The Macaroni Tree–A.K.A. The Apricot Tree

LeanneI suppose it’s a given that one takes for granted the situation he or she is born into. For instance, when I was very young, I thought that most people had lots of fruit trees growing in their yard, and I just accepted the fact that I had four quite-a-bit older siblings who were kind, albeit a bit rascally with me at times. Amongst those fruit trees were two apricot trees that did reasonably well in our cool weather and whose fruit was turned into delicious pies that everyone loved except me. Amongst those siblings was Debbie, who at six years older was my closest sister, both in age and compatibility. She enjoyed “entertaining” me. One late spring morning when I was about 4 or 5, she and her friend excitedly told me to come and look at the apricot tree, which was just any old tree for me at the time. There, all over the branches, were hundreds of macaroni pieces “growing” on the tree! They told me it was a macaroni tree and for about 15 minutes, I believed them.

What does all of this have to do with cooking, you ask? Well, I happen to love apricots–cooked, not raw– with chocolate, as a preserve, yes, in pies and everything else you could think of and this was a handy excuse to tell this little story. We were recently gifted some past-their-prime apricots by friend Linnea who works at the Farmer’s Market and my daughter made Vanilla Apricot Preserves with them. Not only is this stuff good on toast and over ice cream, its remarkable blended up with your favorite BBQ sauce and salt for an amazing glaze on grilled spare ribs. The recipe is courtesy of Canning for a New Generation by Liana Krisoff, which, by the way, is an excellent canning book. Of course, you can also make this and freeze it instead of canning.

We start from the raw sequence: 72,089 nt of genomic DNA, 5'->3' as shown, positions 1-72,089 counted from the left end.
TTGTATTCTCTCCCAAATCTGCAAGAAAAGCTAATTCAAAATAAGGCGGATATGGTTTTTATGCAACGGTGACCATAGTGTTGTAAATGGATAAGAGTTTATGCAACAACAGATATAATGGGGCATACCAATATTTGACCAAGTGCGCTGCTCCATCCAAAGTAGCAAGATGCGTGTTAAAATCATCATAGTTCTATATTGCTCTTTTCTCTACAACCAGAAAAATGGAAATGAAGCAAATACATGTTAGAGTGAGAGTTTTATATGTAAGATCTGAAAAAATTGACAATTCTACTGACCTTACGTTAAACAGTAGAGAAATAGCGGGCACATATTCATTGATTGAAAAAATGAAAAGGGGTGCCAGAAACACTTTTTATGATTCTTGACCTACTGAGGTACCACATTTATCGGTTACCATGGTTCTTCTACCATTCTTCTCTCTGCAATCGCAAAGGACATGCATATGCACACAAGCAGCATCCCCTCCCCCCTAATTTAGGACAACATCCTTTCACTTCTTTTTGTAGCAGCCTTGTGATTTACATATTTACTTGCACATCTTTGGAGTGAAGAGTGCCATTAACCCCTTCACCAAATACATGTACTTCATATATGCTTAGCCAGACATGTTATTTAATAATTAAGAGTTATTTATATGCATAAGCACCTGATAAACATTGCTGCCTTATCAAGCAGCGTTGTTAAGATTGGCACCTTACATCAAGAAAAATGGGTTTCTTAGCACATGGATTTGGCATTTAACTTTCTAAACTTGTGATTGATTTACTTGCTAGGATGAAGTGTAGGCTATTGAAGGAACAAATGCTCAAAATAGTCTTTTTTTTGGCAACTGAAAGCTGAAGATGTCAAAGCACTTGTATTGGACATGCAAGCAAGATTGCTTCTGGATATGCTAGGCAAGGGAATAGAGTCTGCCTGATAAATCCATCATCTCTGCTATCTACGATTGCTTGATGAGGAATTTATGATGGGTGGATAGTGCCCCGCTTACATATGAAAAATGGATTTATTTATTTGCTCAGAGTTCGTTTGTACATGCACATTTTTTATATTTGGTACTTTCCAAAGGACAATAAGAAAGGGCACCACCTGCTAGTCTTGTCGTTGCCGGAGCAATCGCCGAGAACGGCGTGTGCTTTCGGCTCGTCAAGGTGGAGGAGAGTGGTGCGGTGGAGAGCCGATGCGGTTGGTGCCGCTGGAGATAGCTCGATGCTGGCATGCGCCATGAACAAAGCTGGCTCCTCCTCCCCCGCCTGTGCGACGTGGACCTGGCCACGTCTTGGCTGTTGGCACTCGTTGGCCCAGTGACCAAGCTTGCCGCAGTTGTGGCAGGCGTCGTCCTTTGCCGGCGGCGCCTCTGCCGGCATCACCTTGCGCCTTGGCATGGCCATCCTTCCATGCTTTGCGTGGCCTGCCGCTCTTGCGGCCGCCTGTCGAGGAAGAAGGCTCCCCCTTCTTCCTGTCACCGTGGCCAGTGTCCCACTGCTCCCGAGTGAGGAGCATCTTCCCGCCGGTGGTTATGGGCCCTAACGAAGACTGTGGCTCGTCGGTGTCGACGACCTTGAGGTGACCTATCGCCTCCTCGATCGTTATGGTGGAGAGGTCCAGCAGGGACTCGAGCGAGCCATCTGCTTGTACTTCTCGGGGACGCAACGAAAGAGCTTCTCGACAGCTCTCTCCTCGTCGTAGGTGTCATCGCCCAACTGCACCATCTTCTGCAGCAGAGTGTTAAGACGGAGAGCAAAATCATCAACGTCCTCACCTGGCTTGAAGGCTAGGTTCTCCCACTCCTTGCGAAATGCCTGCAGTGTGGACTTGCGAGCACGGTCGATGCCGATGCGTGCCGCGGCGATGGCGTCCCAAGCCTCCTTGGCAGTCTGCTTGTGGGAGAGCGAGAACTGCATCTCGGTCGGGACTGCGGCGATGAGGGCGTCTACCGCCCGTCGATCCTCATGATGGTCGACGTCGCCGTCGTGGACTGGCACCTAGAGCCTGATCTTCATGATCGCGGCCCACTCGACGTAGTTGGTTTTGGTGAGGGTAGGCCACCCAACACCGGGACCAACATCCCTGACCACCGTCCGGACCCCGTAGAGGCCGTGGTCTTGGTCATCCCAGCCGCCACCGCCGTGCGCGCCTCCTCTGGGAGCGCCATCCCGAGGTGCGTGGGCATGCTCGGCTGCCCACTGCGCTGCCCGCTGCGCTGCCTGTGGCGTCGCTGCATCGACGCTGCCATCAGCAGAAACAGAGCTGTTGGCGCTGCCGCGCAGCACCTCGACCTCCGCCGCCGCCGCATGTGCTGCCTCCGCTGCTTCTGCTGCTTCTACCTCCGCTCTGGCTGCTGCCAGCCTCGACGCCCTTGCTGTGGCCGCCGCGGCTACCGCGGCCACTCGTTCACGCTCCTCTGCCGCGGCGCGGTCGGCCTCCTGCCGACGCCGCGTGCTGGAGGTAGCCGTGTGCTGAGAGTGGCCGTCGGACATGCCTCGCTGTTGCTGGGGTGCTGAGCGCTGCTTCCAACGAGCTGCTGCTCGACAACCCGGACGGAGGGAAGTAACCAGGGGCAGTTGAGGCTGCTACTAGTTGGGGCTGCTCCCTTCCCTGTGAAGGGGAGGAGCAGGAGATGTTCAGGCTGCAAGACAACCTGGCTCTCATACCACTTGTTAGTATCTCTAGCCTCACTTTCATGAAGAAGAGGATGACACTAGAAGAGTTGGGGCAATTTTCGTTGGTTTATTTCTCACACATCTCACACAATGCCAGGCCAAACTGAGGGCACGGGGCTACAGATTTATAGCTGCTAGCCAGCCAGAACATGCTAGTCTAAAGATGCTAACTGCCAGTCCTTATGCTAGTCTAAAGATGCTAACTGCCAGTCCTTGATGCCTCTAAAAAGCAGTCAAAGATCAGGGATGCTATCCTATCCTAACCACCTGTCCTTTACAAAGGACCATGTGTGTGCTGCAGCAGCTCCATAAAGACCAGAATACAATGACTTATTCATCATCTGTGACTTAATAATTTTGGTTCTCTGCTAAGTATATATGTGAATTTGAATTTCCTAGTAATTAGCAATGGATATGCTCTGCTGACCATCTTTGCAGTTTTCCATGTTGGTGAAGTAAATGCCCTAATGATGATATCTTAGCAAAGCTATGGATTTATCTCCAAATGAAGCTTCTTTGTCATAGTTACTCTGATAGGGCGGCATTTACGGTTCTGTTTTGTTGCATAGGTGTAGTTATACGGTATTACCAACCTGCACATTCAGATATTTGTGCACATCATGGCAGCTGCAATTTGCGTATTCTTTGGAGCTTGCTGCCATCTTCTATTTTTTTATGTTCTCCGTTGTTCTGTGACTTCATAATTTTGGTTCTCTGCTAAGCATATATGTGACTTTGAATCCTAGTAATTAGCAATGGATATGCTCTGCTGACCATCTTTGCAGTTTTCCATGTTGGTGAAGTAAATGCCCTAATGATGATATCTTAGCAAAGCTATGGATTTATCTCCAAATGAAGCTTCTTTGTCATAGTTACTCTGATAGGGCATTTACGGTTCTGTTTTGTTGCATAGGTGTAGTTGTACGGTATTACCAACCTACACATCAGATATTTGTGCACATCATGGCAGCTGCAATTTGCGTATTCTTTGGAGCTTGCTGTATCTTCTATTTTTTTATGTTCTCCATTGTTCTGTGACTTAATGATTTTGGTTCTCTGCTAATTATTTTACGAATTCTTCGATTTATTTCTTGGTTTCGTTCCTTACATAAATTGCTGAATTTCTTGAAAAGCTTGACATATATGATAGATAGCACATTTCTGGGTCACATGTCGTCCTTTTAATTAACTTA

Vanilla and Apricot Preserves

3 pounds ripe apricots, halved and pitted
½ cup rose’ wine (I really like Barnard Griffin)
1½ cups sugar (or more to taste)
2 vanilla beans, split lengthwise

Prepare the water-bath canning: Sterilize the jars and keep them hot in the canning pot, put a small plate in the freezer, and put the flat lids in a heat proof bowl.
Cut the apricots into ¼-inch slices. Put the apricots, wine, sugar, and vanilla beans in a wide, 6-8 quart preserving pan. Bring to a simmer, stirring frequently, and continue to cook until the juices are just deep enough to cover the apricots, about 5 minutes. Pour into a colander set over a large bowl and stir the apricots gently to drain off the juice. Return the juice to the pan and bring to a boil over high heat. Boil, stirring occasionally, until the syrup is reduced by about half, 5 to 10 minutes.

Return the apricots and vanilla beans and any accumulated juice to the pan and bring to a simmer. Simmer, stirring frequently, until a small dab of the jam spooned onto the chilled plate becomes somewhat firm (it will not gel), 10 to 15 minutes. Remove from heat and stir gently for a few seconds to distribute the fruit in the liquid.

Ladle the boiling water from the canning pot into the bowl with the lids. Using a jar lifter, remove the sterilized jars from the canning pot, carefully pouring the water from each one back into the pot, and place them upright on a folded towel. Drain the water off the jar lids.

Remove the vanilla bean pods and ladle the hot jam in to the jars, leaving ¼-inch headspace at the top. Slide a piece of vanilla bean pod into each jar so that it’s visible from the outside. Use a damp paper towel to wipe the rims of the jars, then put a flat lid and ring on each jar, adjusting the ring so that it’s just finger tight. Return the jars to the water in the canning pot, making sure the water cover the jars by at least an inch. Bring to a boil, and boil for 5 minute to process. Remove the jars to a folded towel and do not disturb for 12 hours. After 1 hour, check that the lids have sealed by pressing down on the center of each; if it can be pushed down, it hasn’t sealed and the jar should be refrigerate immediately. Label the sealed jars and store. Makes about 5 half-pint jars

Categories: .Bayview School of Cooking!, Condiment | Leave a comment

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